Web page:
Venice Festival Director Alberto Barbera on Netflix, Controversial Picks and Coming Back Big Post-COVID


Unlike Cannes, unlike Toronto, unlike Sundance or Berlin, Venice never shut down because of COVID.

The world’s oldest film festival, which kicks off its 79th edition Wednesday, somehow managed to work within Italy’s strict coronavirus restrictions to ensure the show —albeit masked and socially distanced —would go on.

And what a show it’s been.

Under the guidance of long-term artistic director Alberto Barbera, Venice has balanced the blockbusters —Dune last year, Joker in 2019 — with the Oscar contenders: best picture winner Nomadland in 2020, best director honoree Jane Campion for The Power of the Dog in 2021, while still providing enough out-of-left-field surprises, from Audrey Diwan’s 2021 Golden Lion winner Happening, a prescient tale of abortion and women’s rights, to arthouse sleepers Quo Vadis, Aida? from Jasmila Žbanić and Christos Nikou’s gentle Greek satire Apples, two highlights from the 2020 Biennale.

There are no tentpoles in the 2022 Venice line-up — Steven Spielberg’s semi-autobiography The Fabelmans is skipping the Lido to premiere in Toronto — but otherwise, Barbara’s picks make the 79th edition look like another banner year. Noah Baumbach’s opener White Noise with Adam Driver and Greta Gerwig; Alejandro G. Iñárritu’s Mexican epic Bardo; Andrew Dominik’s Marylin Monroe biopic Blonde; Bones and All, which re-teams Call Me By Your Name director Luca Guadagnino with star Timothée Chalamet and Todd Field’s Cate Blanchett-starrer TÁR are just a sampling of the highlights.

Barbera spoke to The Hollywood Reporter ahead of this year’s fest about bringing fans back to the Lido red carpet, controversial choices (Kim Ki-duk!), and why he’s optimistic Venice could mark the post-COVID return of art-house cinema.

This is the first Venice Film Festival since COVID restrictions were lifted in Italy. How will this year be different?

We’re going back to the regular festival. There won’t be any limitations or restrictions. We’re following the guidelines from the [Italian] ministry of health and at the moment the situation is under control, infections are in decline across Italy. So we aren’t worried. We’ll be using the theaters to their fullest capacity. Masks won’t be required, though we’re still suggesting people should wear them if they wish.

Otherwise, it will be a regular festival again. The red carpet will be open to the audience again, not just limited to photographers as it was in the past two years.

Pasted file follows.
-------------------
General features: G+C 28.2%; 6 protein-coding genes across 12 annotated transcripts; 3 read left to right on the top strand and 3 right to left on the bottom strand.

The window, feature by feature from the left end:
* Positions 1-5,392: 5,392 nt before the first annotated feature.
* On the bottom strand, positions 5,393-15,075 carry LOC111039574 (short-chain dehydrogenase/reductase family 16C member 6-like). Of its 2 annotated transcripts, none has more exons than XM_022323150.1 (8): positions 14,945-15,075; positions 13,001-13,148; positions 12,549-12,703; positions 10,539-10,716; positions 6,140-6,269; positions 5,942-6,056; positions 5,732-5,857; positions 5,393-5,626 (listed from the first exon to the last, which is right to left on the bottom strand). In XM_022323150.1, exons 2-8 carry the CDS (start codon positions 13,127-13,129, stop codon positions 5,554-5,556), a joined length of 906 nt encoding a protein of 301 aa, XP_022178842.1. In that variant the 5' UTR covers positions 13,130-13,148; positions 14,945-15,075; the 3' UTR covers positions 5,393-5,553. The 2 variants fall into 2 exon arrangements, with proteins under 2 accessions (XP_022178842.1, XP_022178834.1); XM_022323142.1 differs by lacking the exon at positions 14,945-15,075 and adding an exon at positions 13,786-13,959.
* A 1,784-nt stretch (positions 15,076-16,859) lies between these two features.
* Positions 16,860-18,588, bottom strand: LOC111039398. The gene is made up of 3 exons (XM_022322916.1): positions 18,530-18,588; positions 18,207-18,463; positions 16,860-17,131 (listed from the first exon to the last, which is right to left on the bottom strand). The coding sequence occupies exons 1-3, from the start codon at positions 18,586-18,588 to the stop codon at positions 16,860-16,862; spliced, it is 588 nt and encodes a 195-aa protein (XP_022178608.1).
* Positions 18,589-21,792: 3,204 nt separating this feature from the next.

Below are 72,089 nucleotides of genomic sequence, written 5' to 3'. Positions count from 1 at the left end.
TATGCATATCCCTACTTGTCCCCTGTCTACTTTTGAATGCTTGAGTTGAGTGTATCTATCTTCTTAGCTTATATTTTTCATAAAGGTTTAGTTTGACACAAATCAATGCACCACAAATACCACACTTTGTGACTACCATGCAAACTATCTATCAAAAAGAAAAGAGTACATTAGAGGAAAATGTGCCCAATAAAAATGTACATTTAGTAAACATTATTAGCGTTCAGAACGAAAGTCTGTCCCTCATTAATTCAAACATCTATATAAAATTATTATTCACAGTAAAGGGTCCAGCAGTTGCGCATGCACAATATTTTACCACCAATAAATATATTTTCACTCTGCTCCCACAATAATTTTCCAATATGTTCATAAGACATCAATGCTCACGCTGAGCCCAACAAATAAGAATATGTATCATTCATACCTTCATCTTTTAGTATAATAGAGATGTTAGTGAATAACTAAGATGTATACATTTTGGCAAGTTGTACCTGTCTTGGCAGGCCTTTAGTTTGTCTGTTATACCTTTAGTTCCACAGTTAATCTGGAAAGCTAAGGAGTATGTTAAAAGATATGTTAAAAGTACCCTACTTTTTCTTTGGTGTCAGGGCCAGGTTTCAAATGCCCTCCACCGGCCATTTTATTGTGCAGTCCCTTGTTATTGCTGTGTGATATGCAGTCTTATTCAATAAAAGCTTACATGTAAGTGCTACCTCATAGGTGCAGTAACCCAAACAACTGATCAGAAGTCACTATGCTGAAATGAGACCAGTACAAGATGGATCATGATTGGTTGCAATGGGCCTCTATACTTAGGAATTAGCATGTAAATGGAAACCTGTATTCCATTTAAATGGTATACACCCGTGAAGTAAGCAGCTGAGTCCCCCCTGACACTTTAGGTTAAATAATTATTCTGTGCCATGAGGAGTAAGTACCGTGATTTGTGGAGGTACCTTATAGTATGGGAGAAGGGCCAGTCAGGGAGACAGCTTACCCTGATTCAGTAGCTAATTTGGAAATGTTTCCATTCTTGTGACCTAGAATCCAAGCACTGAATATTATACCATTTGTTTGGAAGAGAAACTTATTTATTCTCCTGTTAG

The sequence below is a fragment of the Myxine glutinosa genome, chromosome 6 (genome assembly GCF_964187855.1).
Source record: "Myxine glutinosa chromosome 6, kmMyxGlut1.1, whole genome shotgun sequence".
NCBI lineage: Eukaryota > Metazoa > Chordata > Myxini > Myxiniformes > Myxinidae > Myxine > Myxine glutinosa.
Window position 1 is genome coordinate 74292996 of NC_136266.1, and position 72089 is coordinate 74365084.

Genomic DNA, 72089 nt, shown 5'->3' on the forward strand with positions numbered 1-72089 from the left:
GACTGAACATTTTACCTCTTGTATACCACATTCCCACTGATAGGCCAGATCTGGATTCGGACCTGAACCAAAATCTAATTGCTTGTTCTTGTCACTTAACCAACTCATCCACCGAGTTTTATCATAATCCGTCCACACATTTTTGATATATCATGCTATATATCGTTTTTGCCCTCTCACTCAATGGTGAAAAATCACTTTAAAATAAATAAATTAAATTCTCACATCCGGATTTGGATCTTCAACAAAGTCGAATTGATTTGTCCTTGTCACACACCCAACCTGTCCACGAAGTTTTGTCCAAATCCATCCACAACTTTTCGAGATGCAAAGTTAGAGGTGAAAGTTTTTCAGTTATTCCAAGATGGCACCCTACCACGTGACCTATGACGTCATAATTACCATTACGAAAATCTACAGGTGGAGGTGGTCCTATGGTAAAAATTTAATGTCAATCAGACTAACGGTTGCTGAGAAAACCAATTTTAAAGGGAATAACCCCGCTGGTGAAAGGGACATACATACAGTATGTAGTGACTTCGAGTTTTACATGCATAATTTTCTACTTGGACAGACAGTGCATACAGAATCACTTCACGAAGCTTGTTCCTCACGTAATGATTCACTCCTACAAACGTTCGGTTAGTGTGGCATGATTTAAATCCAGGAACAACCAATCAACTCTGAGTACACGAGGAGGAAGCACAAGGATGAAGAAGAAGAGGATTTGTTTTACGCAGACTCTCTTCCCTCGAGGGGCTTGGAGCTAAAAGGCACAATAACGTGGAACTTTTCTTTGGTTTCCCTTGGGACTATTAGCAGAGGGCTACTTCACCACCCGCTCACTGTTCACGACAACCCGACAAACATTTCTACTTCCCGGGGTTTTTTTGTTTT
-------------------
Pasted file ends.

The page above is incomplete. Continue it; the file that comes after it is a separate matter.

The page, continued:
And with films starring Timothée Chalamet (Bones and All) and Harry Styles (out-of-competition entry Don’t Worry Darling) should we expect a return of the screaming crowds of superfans?

Yes absolutely. We think that we’re going to have at least the same amount of people attending this year as in 2018 and maybe more. We’re still receiving requests for accreditation. On the first day we opened the box office we sold 18,000 tickets in a few hours. Hotels on the Lido and in Venice are fully packed. We might have some problems finding room for people because it’s almost impossible to find a place to stay in town.

Taylor Russell and Timothée Chalamet in ‘Bones and All’

Courtesy of MGM

You’re opening the festival with Noah Baumbach’s White Noise, the first Netflix film to open Venice. And you have 3 more Netflix films [Bardo, Blonde, Romain Gavras’ Athena] in competition, plus a special screening of the Nicholas Winding Refn’s Netflix series Copenhagen Cowboy. Is this a sign that the big debate over whether Netflix is “killing cinema” is over?

Well, we were the first festival to open our competition to Netflix movies [with Cary Fukunaga’s Beasts of No Nation in 2015] and every year we have 1-2 Netflix films in competition. This year it is a bit more than usual. But it isn’t as if we have a preference for Netflix. We have films from Warner Bros. [Olivia Wilde’s Don’t Worry Darling] from Universal and Focus [TÁR], A24 has three films [Darren Aronofsky’s The Whale, Johanna Hogg’s The Eternal Daughter, Ti West’s out-of-competition Pearl].

But it’s just a fact that Netflix has become one of the biggest production companies for quality films. They invest a lot in producing movies from the most reputable filmmakers of the moment.

This doesn’t mean that Netflix has “won the war” against the traditional system or the traditional way of distributing films in theaters. Clearly, we are in the middle of a transition. We still don’t know where this transition will lead us. The film industry is reassessing the entire system of production and distribution.

It doesn’t mean the traditional way of distributing movies in theaters, or the traditional way of financing movies will go away. The problem now is that all the players have to find a new balance between the old and the new. It is hard to foresee what the situation will be in a few months or a few years’ time.

But when we select a film for the festival, the only criteria we use is the quality of the film itself. Netflix submitted a number of excellent films. We invited some of them, not all of them.

Alejandro G. Iñárritu’s ‘Bardo’ is one of four Netflix films in Venice competition

Courtesy of Venice Film Festival/Netflix

Can I ask you about the traditional system? Since theaters re-opened, we’ve seen the big Hollywood blockbusters bounce back: films like Top Gun: Maverick, Elvis, and the Marvel movies. That hasn’t really been the case for the arthouse or quality movies, which make up most of Venice’s line-up. Why do you think that is?

That’s not an easy question to answer. Of course, theaters re-opened just a few months ago. And the offering of new films, aside from the big Hollywood movies, which played very, very well, weren’t good enough to convince the audience to come back to the theaters. But I’m quite optimistic with this new season, with this new batch of movies, that the audience will come back. They aren’t going to abandon the habit of watching films at home on platforms, but everybody knows that watching a film in a theater is a more rewarding experience from every point of view.

And here the role of the film festivals is quite important because the kind of promotion and exposure a festival can give an arthouse film is very important to create the wish of this audience to go back to theaters.

We saw during the pandemic lockdowns that a lot of great arthouse films just disappeared without a big festival push to support them.